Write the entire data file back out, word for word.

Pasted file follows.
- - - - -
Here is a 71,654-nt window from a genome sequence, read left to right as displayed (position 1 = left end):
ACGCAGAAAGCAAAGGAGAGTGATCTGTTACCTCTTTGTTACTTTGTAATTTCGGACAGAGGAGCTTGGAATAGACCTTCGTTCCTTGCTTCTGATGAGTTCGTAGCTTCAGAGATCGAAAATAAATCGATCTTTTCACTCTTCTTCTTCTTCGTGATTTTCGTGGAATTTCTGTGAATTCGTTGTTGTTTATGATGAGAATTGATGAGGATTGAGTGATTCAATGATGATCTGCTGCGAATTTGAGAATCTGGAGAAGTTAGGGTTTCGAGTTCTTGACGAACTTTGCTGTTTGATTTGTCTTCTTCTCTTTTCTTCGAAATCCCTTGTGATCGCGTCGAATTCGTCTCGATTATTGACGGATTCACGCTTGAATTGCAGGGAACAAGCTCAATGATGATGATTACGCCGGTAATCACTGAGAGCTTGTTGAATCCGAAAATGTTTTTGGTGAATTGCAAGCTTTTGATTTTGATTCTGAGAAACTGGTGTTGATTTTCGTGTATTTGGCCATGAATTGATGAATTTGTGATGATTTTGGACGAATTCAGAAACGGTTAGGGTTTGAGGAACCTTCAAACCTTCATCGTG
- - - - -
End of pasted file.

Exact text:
Here is a 71,654-nt window from a genome sequence, read left to right as displayed (position 1 = left end):
ACGCAGAAAGCAAAGGAGAGTGATCTGTTACCTCTTTGTTACTTTGTAATTTCGGACAGAGGAGCTTGGAATAGACCTTCGTTCCTTGCTTCTGATGAGTTCGTAGCTTCAGAGATCGAAAATAAATCGATCTTTTCACTCTTCTTCTTCTTCGTGATTTTCGTGGAATTTCTGTGAATTCGTTGTTGTTTATGATGAGAATTGATGAGGATTGAGTGATTCAATGATGATCTGCTGCGAATTTGAGAATCTGGAGAAGTTAGGGTTTCGAGTTCTTGACGAACTTTGCTGTTTGATTTGTCTTCTTCTCTTTTCTTCGAAATCCCTTGTGATCGCGTCGAATTCGTCTCGATTATTGACGGATTCACGCTTGAATTGCAGGGAACAAGCTCAATGATGATGATTACGCCGGTAATCACTGAGAGCTTGTTGAATCCGAAAATGTTTTTGGTGAATTGCAAGCTTTTGATTTTGATTCTGAGAAACTGGTGTTGATTTTCGTGTATTTGGCCATGAATTGATGAATTTGTGATGATTTTGGACGAATTCAGAAACGGTTAGGGTTTGAGGAACCTTCAAACCTTCATCGTG